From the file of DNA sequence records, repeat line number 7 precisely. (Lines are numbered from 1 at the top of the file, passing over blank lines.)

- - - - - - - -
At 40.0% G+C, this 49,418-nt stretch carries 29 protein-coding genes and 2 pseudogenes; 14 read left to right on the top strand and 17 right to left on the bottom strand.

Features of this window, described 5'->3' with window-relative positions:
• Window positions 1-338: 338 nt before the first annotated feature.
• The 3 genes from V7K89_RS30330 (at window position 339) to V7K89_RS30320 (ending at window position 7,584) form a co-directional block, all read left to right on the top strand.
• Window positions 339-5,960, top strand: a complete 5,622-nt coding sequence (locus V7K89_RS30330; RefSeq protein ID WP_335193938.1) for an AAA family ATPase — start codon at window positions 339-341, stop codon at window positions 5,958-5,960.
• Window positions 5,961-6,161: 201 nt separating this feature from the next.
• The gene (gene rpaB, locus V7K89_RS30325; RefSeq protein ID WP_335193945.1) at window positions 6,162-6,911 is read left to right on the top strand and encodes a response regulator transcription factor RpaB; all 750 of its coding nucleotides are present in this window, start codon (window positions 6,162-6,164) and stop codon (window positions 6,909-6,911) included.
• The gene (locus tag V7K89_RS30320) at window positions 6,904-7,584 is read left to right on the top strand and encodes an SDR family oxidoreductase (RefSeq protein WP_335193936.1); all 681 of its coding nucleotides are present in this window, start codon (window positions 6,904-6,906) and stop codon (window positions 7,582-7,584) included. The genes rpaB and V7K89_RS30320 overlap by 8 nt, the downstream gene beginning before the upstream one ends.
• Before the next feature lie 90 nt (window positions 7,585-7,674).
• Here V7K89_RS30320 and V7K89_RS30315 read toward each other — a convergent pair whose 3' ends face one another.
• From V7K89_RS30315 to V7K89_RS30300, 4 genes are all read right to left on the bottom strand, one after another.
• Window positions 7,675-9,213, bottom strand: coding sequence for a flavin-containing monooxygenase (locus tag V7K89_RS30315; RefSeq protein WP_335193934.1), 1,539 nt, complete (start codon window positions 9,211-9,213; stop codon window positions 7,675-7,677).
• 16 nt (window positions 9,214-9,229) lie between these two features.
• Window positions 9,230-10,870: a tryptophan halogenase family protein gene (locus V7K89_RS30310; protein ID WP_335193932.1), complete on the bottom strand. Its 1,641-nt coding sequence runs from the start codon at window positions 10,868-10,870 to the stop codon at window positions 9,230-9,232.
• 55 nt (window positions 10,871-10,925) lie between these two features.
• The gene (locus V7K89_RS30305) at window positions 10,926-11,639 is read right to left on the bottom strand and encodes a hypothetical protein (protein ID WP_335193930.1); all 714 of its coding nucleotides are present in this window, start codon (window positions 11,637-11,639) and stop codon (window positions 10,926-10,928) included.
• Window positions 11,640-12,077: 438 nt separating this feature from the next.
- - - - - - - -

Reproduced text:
• The gene (gene rpaB, locus V7K89_RS30325; RefSeq protein ID WP_335193945.1) at window positions 6,162-6,911 is read left to right on the top strand and encodes a response regulator transcription factor RpaB; all 750 of its coding nucleotides are present in this window, start codon (window positions 6,162-6,164) and stop codon (window positions 6,909-6,911) included.